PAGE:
I had a dream the other night. In the dream, I was squatting.

That’s it.  That was the whole dream.

To be clear, in my wildest subconscious fantasy I wasn’t a kung fu master who lives on a passing comet made of solid gold fighting off a pack of flying space-hippos with a 40-foot pitchfork.  No.  My dream was being able to rock a deep air squat.  SHUT UP IT WAS AWESOME.

Getting a good squat is a big deal for me.  I’ve learned a great many things in 2012 regarding fitness, and chief among them is that I need to squat better — a lot better.  When I started CrossFit in December, my squat was me bending over at the waist.  That’s not a squat.  That’s bending over.  You can tell from the video above that I’m embarrassing myself every time I squat.  With practice, my squat has improved, even since we shot this video — but it’s still not consistently good.

It’s not just me, either.  Nearly everyone needs a good squat. I’ve become evangelical about this.  I designed a simple Cosmo-style quiz to determine if you should be doing squats of some variation.

Question 1: Do you currently have legs?

a) Yes, I have both legs
b) Yes, I have one leg
c) No, I have zero legs
d) All of the above

OK, we’ve reached the end of the quiz!

If you answered d), fuck right off.

If you answered c), don’t do squats.  You will fall down.

If you answered a) or b), like I did, you should do squats, and you should become good at them.


What I mean by ‘a good squat’


This is a photo I found on About.com labeled an example of a good squat.  It is not. This is almost, but not quite, a half-squat or a “hams parallel” squat, meaning the bottoms of her hamstrings are parallel to the ground. Except they aren’t, because this is so fucking terrible. Believe it or not, this is actually worse than what I do now, and is not at all what I’m going for.  She’s not getting the full range of motion when exercising, or the full amount of power should she lift any amount weight.  If you put a barbell on her shoulders, she’d plow face-first into the mat, knocking her teeth up into her sinuses where they’ll rattle around like the last two aspirins in the bottle. Good squats should be much, much deeper than this — quads way down past parallel, feet wider apart and angled outward, chest up, ass to grass.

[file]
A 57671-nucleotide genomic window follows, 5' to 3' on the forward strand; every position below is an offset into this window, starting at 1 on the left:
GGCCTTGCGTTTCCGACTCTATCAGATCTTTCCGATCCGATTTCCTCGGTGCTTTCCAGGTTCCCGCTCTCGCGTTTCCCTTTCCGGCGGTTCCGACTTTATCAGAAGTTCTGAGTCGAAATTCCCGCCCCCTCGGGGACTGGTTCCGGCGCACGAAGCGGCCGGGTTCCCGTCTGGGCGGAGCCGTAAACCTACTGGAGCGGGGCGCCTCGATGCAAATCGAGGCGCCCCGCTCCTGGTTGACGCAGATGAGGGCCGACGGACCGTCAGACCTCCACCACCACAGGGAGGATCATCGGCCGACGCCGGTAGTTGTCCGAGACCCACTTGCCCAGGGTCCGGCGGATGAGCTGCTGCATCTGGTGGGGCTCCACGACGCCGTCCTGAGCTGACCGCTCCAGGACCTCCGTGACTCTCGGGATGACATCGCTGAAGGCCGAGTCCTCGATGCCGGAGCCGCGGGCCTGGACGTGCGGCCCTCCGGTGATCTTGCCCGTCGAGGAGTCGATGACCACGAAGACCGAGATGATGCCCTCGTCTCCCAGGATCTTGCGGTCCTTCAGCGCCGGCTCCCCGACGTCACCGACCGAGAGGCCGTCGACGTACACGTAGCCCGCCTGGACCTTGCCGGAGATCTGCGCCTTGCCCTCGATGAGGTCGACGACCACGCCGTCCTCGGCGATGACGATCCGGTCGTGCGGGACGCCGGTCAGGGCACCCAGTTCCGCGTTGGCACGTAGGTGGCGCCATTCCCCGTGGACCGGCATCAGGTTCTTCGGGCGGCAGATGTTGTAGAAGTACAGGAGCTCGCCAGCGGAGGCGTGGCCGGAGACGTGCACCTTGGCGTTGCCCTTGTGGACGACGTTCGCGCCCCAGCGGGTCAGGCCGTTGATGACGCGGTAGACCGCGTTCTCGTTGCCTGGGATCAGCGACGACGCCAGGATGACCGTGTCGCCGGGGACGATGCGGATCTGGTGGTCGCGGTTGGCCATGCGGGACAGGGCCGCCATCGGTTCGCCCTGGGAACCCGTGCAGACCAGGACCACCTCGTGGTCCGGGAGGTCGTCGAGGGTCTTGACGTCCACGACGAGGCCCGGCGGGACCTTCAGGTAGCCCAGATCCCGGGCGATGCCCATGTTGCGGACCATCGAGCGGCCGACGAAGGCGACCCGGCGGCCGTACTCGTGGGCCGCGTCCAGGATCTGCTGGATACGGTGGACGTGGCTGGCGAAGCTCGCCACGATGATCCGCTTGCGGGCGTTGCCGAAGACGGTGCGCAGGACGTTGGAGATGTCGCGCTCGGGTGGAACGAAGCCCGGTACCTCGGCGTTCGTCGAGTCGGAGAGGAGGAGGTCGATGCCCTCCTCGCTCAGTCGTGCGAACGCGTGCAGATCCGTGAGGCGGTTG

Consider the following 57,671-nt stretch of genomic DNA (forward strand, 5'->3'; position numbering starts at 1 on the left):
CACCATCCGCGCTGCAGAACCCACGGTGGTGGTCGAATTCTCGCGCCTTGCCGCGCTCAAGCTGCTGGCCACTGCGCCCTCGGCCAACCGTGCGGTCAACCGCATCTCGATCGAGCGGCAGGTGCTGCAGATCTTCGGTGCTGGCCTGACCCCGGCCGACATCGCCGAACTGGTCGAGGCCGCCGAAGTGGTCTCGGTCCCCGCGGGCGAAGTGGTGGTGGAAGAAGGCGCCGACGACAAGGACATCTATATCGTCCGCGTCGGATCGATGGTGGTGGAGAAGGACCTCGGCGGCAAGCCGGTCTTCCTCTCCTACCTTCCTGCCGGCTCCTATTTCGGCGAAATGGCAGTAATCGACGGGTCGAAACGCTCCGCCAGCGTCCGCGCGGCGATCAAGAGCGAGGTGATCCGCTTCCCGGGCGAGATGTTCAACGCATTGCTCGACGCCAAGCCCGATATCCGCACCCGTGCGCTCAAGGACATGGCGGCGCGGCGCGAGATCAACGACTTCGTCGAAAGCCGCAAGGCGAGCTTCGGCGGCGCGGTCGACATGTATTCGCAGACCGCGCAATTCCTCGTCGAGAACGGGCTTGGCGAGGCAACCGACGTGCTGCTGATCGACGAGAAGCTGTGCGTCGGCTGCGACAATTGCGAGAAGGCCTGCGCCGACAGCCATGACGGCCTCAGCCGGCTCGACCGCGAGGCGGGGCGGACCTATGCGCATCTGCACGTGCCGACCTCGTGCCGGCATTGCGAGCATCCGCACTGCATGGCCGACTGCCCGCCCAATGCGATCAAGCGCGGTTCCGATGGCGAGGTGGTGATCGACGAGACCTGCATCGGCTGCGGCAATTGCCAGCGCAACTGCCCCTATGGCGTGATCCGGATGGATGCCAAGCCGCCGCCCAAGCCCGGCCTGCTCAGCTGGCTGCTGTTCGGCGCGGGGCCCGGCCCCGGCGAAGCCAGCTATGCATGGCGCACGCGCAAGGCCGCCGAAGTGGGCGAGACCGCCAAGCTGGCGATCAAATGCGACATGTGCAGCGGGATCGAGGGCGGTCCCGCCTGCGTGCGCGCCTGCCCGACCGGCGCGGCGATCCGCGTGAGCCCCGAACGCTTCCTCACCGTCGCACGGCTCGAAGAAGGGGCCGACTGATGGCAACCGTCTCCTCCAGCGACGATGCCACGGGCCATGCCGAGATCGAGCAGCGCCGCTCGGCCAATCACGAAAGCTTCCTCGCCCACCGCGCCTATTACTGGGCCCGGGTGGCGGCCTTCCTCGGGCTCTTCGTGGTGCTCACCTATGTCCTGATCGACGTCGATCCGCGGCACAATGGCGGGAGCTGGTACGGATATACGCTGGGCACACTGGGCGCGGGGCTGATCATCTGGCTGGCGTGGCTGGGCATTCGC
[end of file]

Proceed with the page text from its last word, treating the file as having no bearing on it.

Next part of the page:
This picture I found online shows a good squat. Her thighs are way past parallel, her center of gravity is inside her body, not out in front of it, and her weight is on her heels and midfoot.  Her feet are angled outward slightly.  This is what I’m going for — except, you know … male.


When squatters talk about going ass-to-grass, this is it. This is more like ass-to-topsoil level. He actually might be resting his cheeks in a hole in the floor. This would be good too.

A few words about squats form and bullshit: I’ve had some trouble learning good squat form partially because I have to unlearn bad habits and forget bogus information. I’ve heard many people who don’t do squats assert that you should never drop your thighs past parallel because “something something I heard it’s bad,” or that letting your knees go past your feet will cripple you.  According to my coaches and loads of good quality science-based information I’ve read, this is full of shit.  Not dropping past parallel means you’re not doing much of value except waving your ass in the air a little — which has its own value, but it won’t make you strong.  And the no-knees-past-your-toes thing is mostly nonsense, and is often unavoidable and dependent on factors like what kind of squat you’re doing (like low-bar back squat vs. high-bar back squat), or how long your torso is, how long your femurs and tibias are, and so on.  I trust the people who lift heavy weight at the Olympics, and I trust “Starting Strength” by Mark Rippetoe, who says this about squats and injuries:

“The squat, when performed correctly, not only is the safest leg exercise for the knees, but also produces more stable knees than any other leg exercise does. Correctly is deep, with hips dropping below level with the top of the patellas.  Correctly is therefore full range of motion.  Any squat that is not deep is a partial squat, and partial squats stress the knees and the quadriceps without stressing the glutes, the adductors, or the hamstrings.”

So there.  If we do them correctly there won’t be a problem.